1. Inhalt
  2. Navigation
  3. Weitere Inhalte
  4. Metanavigation
  5. Suche
  6. Choose from 30 Languages

Asia

No signs of mass protests a year after Thai coup

One year ago, the democratically-elected government of PM Yingluck Shinawatra was overthrown by Thailand's military. While there have been no mass anti-junta demonstrations, some other forms of resistance are emerging.

It was a hot day in Bangkok. Dozens of people gathered in the Buddhist temple of Wat Pathum Wanaram in the Thai capital. Military personnel and police in plain clothes were guarding the entrances to the temple's courtyard. The government demanded that the memorial service in the temple must remain strictly religious, and warned that no speeches against the junta would be tolerated.

Security has been tighter because of the upcoming first anniversary of the military coup, which took place last year on May 22. Journalists, including those working for DW, were initially denied entrance, but were later allowed after the number of reporters began to swell.

The memorial service at the temple was organized by Payao Akkahad, who wanted to remember her daughter Kamonkate. Kate, as she was known, was shot dead five years ago when Thailand's ubiquitous army crushed Red Shirts protests by force. Most of the Red Shirts activists support the Shinawatra family, which the military ousted twice from power - Yingluck in 2014, and her brother Thaksin in 2006.

Thailand's newly appointed Prime Minister Prayuth Chan-ocha speaks during a news conference, after he received the royal command appointing him the country's new premier, at the Royal Army headquarters in Bangkok in this August 25, 2014 handout courtesy of the Thailand Government House (Photo: REUTERS/Thailand Government House/Handout via Reuters)

Political gatherings are banned in the country, and people are not allowed to criticize the coup leaders

'Nothing is forgotten'

Kate, who was 25 years old when she was killed, worked as a volunteer nurse at the Wat Pathum Wanaram temple, helping the wounded. The temple was considered a refuge for the protesters who had demonstrated for weeks against the government at the time.

"My daughter was killed while she was helping the other people," Payao told DW.

Payao and her son Nattapat were briefly arrested by the police while they were seeking justice for Kate. As a mother, she said, she would continue to demand justice for her daughter.

Fight for democracy

Fear and suspicion prevail in Thailand one year after the coup. Although the junta lifted martial law on April 1, 2015, they replaced it with even stricter regulations. Political gatherings remain banned in the country, and people are not allowed to criticize the coup leaders.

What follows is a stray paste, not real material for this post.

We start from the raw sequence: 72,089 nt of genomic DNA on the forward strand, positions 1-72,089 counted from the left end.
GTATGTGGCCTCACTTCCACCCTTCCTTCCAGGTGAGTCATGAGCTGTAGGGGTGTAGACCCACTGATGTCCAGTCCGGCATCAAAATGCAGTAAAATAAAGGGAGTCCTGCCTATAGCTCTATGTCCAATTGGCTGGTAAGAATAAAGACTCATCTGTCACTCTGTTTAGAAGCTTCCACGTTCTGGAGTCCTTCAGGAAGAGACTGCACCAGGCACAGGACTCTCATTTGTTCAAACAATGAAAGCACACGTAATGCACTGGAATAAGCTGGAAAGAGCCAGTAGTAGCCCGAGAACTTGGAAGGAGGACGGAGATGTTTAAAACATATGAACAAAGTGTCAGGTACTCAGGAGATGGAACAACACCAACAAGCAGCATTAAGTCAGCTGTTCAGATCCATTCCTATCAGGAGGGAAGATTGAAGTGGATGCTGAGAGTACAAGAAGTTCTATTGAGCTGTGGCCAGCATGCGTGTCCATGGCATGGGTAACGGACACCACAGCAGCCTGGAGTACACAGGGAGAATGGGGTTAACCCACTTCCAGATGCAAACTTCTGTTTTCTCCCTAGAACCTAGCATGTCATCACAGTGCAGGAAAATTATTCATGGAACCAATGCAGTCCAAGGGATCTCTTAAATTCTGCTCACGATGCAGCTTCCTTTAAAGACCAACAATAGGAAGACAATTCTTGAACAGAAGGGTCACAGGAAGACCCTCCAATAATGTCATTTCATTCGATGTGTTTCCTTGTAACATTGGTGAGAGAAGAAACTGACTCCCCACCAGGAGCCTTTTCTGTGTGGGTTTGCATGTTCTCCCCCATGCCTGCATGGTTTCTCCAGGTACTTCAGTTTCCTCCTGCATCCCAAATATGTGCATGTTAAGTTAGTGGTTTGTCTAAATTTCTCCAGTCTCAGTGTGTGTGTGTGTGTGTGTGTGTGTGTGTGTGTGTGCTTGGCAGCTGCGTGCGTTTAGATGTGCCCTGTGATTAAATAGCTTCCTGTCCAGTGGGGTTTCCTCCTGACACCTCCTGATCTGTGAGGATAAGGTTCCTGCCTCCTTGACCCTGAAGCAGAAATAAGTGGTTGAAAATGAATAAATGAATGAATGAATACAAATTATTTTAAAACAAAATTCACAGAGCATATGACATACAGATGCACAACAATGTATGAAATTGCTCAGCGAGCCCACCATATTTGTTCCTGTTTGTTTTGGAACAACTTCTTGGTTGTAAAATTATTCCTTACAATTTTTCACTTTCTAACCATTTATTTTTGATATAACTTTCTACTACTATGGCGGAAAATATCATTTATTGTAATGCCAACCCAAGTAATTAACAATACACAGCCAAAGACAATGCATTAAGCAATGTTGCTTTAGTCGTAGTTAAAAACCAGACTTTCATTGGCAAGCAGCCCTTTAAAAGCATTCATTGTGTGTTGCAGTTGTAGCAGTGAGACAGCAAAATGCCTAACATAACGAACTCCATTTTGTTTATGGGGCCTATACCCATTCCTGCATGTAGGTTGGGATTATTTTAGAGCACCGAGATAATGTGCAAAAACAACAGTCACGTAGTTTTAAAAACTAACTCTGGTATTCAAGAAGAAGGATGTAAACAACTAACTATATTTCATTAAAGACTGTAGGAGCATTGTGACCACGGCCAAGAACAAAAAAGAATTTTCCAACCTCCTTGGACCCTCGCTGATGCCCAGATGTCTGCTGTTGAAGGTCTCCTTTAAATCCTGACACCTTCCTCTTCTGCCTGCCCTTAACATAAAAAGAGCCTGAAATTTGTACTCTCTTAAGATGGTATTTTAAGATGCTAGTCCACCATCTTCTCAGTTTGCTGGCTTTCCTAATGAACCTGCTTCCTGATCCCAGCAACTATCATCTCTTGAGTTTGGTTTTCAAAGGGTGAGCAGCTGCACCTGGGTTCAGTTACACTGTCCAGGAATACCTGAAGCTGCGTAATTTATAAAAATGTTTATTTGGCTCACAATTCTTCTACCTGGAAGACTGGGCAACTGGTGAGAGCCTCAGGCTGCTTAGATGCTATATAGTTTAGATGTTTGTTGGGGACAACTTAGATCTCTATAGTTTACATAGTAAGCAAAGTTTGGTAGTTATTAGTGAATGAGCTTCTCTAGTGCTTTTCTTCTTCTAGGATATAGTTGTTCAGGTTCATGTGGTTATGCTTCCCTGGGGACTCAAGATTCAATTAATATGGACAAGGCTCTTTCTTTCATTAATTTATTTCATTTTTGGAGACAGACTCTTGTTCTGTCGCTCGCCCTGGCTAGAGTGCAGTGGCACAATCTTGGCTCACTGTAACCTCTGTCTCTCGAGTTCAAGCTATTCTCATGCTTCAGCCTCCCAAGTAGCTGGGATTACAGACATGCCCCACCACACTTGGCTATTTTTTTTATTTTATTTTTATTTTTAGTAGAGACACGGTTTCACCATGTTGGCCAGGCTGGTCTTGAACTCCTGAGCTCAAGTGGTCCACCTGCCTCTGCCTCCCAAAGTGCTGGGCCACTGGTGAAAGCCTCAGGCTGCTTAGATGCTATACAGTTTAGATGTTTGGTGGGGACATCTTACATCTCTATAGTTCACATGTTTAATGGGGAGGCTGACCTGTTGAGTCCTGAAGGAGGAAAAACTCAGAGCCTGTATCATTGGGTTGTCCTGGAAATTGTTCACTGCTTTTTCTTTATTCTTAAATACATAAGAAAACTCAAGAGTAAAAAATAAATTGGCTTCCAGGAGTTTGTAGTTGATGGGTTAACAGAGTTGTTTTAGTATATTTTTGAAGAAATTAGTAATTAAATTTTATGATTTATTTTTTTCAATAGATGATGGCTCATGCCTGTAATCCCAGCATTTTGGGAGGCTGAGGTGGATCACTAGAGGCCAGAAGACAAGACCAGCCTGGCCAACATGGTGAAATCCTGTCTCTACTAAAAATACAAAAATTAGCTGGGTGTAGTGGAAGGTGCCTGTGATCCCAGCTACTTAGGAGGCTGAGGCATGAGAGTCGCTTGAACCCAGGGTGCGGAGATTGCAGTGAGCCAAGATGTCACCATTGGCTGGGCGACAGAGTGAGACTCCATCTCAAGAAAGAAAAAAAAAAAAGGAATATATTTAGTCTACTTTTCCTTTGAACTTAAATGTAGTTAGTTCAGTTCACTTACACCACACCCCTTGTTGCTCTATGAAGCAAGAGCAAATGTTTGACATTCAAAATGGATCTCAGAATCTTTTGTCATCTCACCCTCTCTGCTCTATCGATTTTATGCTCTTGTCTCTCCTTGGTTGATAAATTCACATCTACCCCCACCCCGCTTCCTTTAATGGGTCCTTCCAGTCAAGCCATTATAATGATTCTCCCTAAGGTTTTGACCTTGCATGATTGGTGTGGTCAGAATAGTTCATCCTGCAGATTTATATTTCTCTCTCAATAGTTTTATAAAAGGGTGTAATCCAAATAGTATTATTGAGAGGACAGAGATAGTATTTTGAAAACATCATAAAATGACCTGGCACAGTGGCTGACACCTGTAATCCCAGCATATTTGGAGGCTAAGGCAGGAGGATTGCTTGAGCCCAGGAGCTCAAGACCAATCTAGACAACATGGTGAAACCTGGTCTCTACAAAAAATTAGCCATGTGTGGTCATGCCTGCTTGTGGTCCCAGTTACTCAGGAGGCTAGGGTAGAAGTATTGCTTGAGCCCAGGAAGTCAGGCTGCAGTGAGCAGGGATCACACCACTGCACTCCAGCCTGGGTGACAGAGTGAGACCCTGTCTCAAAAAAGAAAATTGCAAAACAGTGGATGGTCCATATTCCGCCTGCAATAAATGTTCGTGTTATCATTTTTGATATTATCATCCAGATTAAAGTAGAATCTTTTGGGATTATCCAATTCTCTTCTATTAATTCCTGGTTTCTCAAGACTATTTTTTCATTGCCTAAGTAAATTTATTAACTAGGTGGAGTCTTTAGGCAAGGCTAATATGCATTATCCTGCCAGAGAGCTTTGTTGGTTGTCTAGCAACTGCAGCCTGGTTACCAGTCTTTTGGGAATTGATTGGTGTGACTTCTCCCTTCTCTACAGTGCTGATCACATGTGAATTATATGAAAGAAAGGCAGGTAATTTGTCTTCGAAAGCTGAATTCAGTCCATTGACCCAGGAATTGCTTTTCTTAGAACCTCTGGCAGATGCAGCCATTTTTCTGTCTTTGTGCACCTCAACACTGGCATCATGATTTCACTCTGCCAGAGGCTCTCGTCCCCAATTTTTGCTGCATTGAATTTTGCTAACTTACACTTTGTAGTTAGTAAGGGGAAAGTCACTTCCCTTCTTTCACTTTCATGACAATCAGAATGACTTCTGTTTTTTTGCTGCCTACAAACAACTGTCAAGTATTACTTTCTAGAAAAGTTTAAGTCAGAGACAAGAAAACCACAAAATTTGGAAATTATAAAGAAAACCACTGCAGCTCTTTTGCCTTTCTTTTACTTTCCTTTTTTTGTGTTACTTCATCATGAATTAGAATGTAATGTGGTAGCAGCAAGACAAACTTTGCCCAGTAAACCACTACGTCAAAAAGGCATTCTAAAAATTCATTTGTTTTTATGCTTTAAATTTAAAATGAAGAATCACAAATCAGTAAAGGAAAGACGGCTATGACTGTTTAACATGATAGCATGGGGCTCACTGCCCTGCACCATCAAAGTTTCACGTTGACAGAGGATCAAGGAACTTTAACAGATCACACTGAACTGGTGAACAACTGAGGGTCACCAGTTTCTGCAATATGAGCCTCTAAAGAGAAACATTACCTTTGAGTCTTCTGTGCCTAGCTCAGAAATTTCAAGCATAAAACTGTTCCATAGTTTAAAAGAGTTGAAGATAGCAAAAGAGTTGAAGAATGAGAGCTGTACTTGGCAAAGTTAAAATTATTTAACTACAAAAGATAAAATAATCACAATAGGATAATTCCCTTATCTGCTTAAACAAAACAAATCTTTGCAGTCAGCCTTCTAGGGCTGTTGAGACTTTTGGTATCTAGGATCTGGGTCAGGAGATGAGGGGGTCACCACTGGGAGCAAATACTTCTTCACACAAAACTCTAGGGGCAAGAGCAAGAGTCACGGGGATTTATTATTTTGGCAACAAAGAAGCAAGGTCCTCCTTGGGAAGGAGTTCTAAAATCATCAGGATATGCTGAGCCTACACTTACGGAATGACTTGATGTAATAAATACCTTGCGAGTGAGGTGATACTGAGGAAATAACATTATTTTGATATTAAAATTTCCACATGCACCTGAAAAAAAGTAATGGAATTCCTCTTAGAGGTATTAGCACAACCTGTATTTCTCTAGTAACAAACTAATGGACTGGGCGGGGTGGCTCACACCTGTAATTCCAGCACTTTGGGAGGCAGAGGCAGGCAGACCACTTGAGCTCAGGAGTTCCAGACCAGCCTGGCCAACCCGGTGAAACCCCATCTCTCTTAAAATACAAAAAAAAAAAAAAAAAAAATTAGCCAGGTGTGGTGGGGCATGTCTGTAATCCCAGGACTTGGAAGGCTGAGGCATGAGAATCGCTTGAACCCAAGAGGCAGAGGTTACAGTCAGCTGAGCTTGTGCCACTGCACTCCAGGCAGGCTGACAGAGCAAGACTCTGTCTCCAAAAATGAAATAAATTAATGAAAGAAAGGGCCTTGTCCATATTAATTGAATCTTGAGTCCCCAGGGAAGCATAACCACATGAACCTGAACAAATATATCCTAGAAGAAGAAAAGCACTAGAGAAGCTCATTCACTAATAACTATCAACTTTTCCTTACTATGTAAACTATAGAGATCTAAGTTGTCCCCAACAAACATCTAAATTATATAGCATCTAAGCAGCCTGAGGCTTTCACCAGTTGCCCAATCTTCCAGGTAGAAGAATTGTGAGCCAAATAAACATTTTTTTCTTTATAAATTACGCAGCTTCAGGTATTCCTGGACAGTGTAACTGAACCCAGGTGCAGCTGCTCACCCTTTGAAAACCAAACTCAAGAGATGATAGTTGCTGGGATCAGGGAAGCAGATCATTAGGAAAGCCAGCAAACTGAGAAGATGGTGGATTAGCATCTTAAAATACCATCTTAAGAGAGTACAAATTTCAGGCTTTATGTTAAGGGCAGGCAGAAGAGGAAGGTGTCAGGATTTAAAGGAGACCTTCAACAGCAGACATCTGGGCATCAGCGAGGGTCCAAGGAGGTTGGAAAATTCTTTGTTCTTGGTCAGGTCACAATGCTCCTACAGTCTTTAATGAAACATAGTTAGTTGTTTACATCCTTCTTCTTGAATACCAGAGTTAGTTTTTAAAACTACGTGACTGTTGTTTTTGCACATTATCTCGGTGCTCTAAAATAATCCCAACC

Those who demand justice and restoration of democracy and speak out against the military-dominated government of Prime Minister Prayuth Chan-ocha are subjected to intimidation and imprisonment. Dissidents are tried in military courts, which have already convicted a number of activists and politicians.

Punsak Srithep also came to the memorial service at Wat Pathum. His 17-year-old son was also shot dead in 2010 – a few days before Kate's killing. Punsak has been fighting for the authorities to carry on with the investigation into his son's murder, which was stopped after the last year's coup.

He has repeatedly challenged the junta's legitimacy. As a member of a small group, "Resistant Citizen," Punsak has staged small symbolic demonstrations with three other people. Although the four men were briefly detained, the activist says this won't intimidate them: "The Thai people have to realize that they must fight for justice and democracy," Punsak told DW.

Cautious protests

But most Thais are holding back from protesting against Prayuth's government because of the fear of repression, indifference, or because they are preoccupied with their daily struggles in life. Others probably don't oppose the regime.

At present, there is no mass movement against the junta. Shortly after the coup, hundreds of people took to the streets in parts of the capital, but since then, the anti-military protests have subsided. Now the protests take place on a small scale – mostly organized by students, intellectuals and rights activists.

In November 2014, five students were arrested because they chose to protest directly in front of Prayuth: They greeted him with a "three-finger sign," which has come to symbolize a way of protesting against military dictatorships in Thailand.

At this year's International Women's Day on March 8, a small group of activists protested at Bangkok's Monument of Democracy, located near the government buildings. They carried banners and posters. Among other things, they called for an immediate return to democracy, holding of elections, as well as the release of all political prisoners.